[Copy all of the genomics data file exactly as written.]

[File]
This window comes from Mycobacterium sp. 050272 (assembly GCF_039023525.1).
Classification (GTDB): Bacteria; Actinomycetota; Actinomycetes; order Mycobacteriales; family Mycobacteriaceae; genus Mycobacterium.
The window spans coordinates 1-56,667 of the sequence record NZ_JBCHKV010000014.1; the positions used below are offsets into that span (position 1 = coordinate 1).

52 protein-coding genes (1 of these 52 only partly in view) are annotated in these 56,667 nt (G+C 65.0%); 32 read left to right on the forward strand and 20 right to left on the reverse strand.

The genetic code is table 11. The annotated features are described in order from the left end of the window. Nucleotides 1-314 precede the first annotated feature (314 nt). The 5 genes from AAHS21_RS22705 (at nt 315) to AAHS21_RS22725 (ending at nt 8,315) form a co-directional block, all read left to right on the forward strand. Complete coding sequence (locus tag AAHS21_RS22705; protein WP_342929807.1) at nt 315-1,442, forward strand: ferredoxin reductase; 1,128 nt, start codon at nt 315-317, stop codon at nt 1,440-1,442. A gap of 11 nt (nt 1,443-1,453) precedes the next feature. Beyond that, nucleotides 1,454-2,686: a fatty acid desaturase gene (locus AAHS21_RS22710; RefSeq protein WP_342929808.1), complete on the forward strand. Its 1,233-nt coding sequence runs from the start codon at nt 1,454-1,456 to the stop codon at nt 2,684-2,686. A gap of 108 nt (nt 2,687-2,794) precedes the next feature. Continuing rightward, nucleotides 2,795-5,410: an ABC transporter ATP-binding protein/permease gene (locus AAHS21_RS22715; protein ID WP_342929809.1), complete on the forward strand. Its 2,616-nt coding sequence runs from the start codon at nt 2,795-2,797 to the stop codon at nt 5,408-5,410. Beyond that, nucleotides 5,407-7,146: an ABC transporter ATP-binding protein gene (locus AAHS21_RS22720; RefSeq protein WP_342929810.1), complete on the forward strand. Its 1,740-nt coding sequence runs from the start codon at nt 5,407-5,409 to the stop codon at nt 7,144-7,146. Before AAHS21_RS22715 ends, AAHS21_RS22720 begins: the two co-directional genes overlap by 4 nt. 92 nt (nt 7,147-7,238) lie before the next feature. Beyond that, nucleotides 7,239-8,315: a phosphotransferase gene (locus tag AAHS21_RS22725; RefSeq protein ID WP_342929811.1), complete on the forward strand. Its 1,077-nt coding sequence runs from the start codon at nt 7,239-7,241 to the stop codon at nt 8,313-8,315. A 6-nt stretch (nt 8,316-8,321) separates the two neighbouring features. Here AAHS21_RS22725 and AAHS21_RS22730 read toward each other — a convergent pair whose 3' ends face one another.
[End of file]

This window comes from Mycobacterium sp. 050272 (assembly GCF_039023525.1).
Classification (GTDB): Bacteria; Actinomycetota; Actinomycetes; order Mycobacteriales; family Mycobacteriaceae; genus Mycobacterium.
The window spans coordinates 1-56,667 of the sequence record NZ_JBCHKV010000014.1; the positions used below are offsets into that span (position 1 = coordinate 1).

52 protein-coding genes (1 of these 52 only partly in view) are annotated in these 56,667 nt (G+C 65.0%); 32 read left to right on the forward strand and 20 right to left on the reverse strand.

The genetic code is table 11. The annotated features are described in order from the left end of the window. Nucleotides 1-314 precede the first annotated feature (314 nt). The 5 genes from AAHS21_RS22705 (at nt 315) to AAHS21_RS22725 (ending at nt 8,315) form a co-directional block, all read left to right on the forward strand. Complete coding sequence (locus tag AAHS21_RS22705; protein WP_342929807.1) at nt 315-1,442, forward strand: ferredoxin reductase; 1,128 nt, start codon at nt 315-317, stop codon at nt 1,440-1,442. A gap of 11 nt (nt 1,443-1,453) precedes the next feature. Beyond that, nucleotides 1,454-2,686: a fatty acid desaturase gene (locus AAHS21_RS22710; RefSeq protein WP_342929808.1), complete on the forward strand. Its 1,233-nt coding sequence runs from the start codon at nt 1,454-1,456 to the stop codon at nt 2,684-2,686. A gap of 108 nt (nt 2,687-2,794) precedes the next feature. Continuing rightward, nucleotides 2,795-5,410: an ABC transporter ATP-binding protein/permease gene (locus AAHS21_RS22715; protein ID WP_342929809.1), complete on the forward strand. Its 2,616-nt coding sequence runs from the start codon at nt 2,795-2,797 to the stop codon at nt 5,408-5,410. Beyond that, nucleotides 5,407-7,146: an ABC transporter ATP-binding protein gene (locus AAHS21_RS22720; RefSeq protein WP_342929810.1), complete on the forward strand. Its 1,740-nt coding sequence runs from the start codon at nt 5,407-5,409 to the stop codon at nt 7,144-7,146. Before AAHS21_RS22715 ends, AAHS21_RS22720 begins: the two co-directional genes overlap by 4 nt. 92 nt (nt 7,147-7,238) lie before the next feature. Beyond that, nucleotides 7,239-8,315: a phosphotransferase gene (locus tag AAHS21_RS22725; RefSeq protein ID WP_342929811.1), complete on the forward strand. Its 1,077-nt coding sequence runs from the start codon at nt 7,239-7,241 to the stop codon at nt 8,313-8,315. A 6-nt stretch (nt 8,316-8,321) separates the two neighbouring features. Here AAHS21_RS22725 and AAHS21_RS22730 read toward each other — a convergent pair whose 3' ends face one another.